Monday, May 21, 2007

Canadian Economy is 'Speeing Up" - from RBC


Canadian Economy speeds up

The economy picked up pace in February, expanding at a 0.4% pace, considerably faster than January’s 0.1% gain. The 3.6% annualized three-month running rate trounced the sub-2% pace in the final six months of 2006. The economy is now on track to meet our forecast for a 2.8% rise in the first quarter.

Employment slipped by 5,200 in April, disappointing expectations for the first time since last September. However, the lustre is not off Canada’s jobs market with gains still running at a strong 38,200 average monthly rate this year, faster than the average monthly pace of 2006, which was a very good year for employment.

Nominal retail sales rose 0.1% in February, but after subtracting inflation they fell 0.7%. However, recent gains in real manufacturing shipments, employment and real wholesale trade point to the overall economy expanding in February at moderate 0.1% pace and at a 2.3% annual rate in the first two months of the year.

Housing starts eased 1% to a 211,900 unit pace (annualized) in April from 214,000 units in March. Multiple-unit starts increased 2.3%, while single-unit starts slipped 1.2%. Starts will ease off their recent highs, but given the tight labour market, rising incomes and relatively low interest rates, they will remain solid this year.

Despite the unexpected narrowing in the merchandise trade surplus to C$4.6 billion in March from C$5.2 billion in February, exports outpaced imports in two of the three months of the year, meaning that the trade sector supported overall economic growth in the first quarter.

The all-items consumer price index rose 0.8% in March (2.3% year-over-year) largely on the back of a 12.5% surge in gas prices. The Bank of Canada’s core rate increased by 0.3%, keeping the year-over-year rate elevated at 2.3%, the third month in a row that the rate held above the Bank's 2% target.



Financial markets…

Bank of Canada to raise rates in late 2007 and 2008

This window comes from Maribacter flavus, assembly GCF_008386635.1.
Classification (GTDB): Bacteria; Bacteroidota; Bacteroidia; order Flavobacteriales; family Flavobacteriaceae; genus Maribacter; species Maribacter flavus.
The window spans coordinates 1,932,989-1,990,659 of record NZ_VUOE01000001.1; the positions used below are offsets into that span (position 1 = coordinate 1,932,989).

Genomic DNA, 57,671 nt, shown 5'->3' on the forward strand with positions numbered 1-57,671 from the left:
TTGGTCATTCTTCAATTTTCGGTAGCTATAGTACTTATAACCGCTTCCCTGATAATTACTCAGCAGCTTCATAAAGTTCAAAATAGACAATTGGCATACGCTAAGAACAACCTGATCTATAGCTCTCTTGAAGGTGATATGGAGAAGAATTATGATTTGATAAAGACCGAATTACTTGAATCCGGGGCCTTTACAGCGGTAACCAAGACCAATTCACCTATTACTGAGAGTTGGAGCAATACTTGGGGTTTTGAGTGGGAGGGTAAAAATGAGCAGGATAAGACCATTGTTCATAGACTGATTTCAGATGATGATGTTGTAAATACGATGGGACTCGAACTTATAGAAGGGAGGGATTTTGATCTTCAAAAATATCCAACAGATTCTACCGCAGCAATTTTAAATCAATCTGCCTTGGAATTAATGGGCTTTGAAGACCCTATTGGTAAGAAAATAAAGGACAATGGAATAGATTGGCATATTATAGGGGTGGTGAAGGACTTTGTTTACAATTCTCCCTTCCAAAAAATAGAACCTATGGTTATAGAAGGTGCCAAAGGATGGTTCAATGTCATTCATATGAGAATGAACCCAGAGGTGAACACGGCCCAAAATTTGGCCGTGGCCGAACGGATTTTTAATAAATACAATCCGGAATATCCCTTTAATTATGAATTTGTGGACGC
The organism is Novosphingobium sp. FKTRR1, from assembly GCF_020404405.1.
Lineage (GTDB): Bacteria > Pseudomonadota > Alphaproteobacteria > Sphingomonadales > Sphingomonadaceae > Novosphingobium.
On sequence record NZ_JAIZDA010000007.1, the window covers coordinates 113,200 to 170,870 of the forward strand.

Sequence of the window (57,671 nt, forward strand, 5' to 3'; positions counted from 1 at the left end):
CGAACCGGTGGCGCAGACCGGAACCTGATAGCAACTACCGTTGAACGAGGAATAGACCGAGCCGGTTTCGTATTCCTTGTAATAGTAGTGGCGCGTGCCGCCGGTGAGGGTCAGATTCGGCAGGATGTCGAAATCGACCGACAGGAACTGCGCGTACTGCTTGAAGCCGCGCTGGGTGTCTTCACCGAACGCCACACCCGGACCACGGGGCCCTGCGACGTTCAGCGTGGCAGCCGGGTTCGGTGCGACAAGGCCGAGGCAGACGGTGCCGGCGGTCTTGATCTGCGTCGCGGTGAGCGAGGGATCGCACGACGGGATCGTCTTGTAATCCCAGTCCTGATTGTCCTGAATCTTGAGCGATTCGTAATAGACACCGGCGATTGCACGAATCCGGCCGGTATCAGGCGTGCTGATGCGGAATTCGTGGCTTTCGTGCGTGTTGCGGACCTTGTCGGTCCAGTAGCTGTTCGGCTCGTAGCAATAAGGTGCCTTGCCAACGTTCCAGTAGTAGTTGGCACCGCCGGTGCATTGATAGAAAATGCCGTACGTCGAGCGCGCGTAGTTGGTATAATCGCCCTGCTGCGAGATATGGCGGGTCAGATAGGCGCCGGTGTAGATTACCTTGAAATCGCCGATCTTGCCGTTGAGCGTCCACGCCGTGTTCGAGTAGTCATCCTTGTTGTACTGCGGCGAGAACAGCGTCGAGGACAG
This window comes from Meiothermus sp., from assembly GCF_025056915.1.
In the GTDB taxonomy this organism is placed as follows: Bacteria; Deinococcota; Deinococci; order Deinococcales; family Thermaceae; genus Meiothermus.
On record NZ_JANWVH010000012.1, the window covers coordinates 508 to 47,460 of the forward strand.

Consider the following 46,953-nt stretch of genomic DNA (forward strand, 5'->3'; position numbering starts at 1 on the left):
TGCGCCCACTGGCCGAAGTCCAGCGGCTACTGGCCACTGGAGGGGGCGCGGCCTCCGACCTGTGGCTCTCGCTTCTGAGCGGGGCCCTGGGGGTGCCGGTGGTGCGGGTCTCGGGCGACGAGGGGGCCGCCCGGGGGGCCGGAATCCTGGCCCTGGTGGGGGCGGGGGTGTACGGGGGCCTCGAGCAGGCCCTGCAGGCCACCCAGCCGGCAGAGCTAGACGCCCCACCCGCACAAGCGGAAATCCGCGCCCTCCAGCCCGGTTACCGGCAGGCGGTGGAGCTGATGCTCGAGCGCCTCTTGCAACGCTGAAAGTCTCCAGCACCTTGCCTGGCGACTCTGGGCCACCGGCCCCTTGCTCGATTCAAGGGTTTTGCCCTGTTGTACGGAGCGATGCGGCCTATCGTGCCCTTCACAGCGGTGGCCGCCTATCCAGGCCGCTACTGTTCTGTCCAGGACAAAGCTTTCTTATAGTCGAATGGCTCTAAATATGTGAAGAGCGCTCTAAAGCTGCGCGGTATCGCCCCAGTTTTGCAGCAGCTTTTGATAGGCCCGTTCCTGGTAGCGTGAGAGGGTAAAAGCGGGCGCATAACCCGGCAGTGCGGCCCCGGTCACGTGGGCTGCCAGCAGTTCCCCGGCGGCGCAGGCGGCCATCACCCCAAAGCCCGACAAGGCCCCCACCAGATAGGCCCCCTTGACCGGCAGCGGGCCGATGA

p Upside risks to the inflation outlook will put the Bank of Canada into rate hiking mode later this year.

The economy is picking up pace with strong job gains supporting consumer spending and business investment.

The Bank of Canada has upped its inflation forecasts and trimmed back the growth outlook a bit.

We expect that the Bank of Canada’s core measure of inflation will remain above 2% and that economic growth will be stronger than the central bank assumes.

Interest rates will be range-bound in the near-term, but stronger growth and elevated inflation prints will see higher rates in the second half of this year.

Fed rate unlikely to cut rates now — two hikes likely in 2008

p U.S. economic growth was disappointing in the first quarter, but consumers and businesses continued to spend.

Firm labour market conditions and rising wages will offset the negative pull from the housing market correction.

Core inflation rates have slowed but still remain elevated above the Fed’s comfort zone.

Inflation expectations and input prices are rising — a worrisome development for policymakers. The inflation backdrop leaves the Fed with no wiggle room to lower interest rates even though the housing market correction continues to unfold.

Interest rates will hold to current ranges as investors grapple with the combination of somewhat slower growth and sticky inflation.

As the economy accelerates in the second half of the year, the case for the Fed to raise rates will become clearer. We expect the Fed to raise the funds rate by 25 basis points in the second quarter of 2008 and again in the third quarter, with the Fed funds rate peaking at 5.75%.

Read more about mortgage interest rates

Toronto Real Estate Board (TREB) Average Prices and Graph

For more information please contact A. Mark Argentino

A. Mark Argentino, Broker, P.Eng.,
Specializing in Residential & Investment Real Estate
RE/MAX Realty Specialists Inc., Brokerage
2691 Credit Valley Road, Suite 101, Mississauga, Ontario L5M 7A1

BUS. 905-828-3434
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E-MAIL: mark@mississauga4sale.com
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